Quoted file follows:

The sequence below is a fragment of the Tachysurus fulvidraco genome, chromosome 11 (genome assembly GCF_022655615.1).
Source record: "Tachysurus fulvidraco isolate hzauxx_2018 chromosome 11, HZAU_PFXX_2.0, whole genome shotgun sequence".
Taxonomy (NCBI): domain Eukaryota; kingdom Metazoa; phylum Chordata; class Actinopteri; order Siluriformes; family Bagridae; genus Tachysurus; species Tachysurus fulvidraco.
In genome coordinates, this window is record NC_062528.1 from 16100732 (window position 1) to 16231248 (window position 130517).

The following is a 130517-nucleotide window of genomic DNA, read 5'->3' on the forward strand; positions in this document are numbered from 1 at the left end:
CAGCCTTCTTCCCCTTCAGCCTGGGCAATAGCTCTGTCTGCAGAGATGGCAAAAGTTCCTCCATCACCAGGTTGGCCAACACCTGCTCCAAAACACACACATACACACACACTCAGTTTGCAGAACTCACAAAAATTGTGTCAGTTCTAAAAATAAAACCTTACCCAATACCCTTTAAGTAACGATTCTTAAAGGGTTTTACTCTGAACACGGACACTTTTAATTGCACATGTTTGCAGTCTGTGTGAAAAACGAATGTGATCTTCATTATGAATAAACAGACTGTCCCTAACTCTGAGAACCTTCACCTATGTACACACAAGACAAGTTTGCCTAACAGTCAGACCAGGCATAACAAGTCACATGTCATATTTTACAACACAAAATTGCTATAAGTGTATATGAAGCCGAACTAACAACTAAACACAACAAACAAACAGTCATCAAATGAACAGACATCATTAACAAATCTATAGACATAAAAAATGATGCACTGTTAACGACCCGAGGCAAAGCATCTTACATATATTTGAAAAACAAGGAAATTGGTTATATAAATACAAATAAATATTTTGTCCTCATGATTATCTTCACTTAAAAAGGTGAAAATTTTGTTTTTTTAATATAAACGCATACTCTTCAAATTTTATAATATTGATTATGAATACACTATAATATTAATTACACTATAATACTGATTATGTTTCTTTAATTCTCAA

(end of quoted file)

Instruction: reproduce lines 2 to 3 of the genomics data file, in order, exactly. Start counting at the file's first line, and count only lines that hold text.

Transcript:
Source record: "Tachysurus fulvidraco isolate hzauxx_2018 chromosome 11, HZAU_PFXX_2.0, whole genome shotgun sequence".
Taxonomy (NCBI): domain Eukaryota; kingdom Metazoa; phylum Chordata; class Actinopteri; order Siluriformes; family Bagridae; genus Tachysurus; species Tachysurus fulvidraco.